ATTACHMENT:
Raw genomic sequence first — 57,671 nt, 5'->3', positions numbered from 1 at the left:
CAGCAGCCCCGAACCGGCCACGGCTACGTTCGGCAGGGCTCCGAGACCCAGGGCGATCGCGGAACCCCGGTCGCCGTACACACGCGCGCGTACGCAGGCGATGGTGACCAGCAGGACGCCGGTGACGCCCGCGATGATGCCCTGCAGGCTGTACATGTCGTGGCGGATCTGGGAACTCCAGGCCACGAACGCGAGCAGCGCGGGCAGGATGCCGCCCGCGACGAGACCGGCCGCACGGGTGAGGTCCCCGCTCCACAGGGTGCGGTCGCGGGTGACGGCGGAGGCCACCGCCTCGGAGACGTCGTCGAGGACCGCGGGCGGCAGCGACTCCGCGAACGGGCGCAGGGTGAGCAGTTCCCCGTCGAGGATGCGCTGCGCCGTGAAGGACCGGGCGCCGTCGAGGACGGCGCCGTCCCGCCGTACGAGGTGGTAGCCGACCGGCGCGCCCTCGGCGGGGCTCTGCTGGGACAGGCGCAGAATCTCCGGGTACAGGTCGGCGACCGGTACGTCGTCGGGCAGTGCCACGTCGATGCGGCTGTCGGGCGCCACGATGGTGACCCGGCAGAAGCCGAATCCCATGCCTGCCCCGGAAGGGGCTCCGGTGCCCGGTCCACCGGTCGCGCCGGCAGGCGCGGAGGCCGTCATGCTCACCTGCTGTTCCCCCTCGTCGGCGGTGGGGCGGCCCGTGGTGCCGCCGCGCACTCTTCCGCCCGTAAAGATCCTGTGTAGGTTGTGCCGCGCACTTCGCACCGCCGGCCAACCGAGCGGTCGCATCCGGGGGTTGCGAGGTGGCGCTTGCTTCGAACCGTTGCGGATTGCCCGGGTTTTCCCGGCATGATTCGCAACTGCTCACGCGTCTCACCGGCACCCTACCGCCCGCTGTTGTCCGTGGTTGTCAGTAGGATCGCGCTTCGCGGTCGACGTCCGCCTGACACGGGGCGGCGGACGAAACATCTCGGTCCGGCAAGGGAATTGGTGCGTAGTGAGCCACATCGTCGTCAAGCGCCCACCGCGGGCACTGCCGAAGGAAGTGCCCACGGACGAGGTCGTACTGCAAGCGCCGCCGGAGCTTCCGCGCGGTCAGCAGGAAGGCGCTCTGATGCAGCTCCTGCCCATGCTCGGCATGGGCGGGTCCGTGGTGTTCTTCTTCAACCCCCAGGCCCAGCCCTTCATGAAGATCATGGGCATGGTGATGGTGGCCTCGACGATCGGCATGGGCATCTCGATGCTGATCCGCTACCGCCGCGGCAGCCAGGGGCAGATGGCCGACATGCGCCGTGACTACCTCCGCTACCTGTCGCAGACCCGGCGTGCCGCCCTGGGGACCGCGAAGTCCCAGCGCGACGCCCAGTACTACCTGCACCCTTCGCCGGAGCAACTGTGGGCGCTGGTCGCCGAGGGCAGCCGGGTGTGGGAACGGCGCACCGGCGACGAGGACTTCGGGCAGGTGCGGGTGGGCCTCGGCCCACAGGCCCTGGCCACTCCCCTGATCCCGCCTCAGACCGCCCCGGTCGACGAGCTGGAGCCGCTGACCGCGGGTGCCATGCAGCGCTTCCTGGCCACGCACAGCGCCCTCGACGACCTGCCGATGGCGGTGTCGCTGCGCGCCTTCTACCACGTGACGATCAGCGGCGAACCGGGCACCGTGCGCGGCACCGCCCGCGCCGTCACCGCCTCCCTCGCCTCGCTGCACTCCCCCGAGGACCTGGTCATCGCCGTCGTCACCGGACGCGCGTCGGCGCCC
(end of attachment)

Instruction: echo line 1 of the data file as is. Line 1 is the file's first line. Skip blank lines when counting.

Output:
Raw genomic sequence first — 57,671 nt, 5'->3', positions numbered from 1 at the left: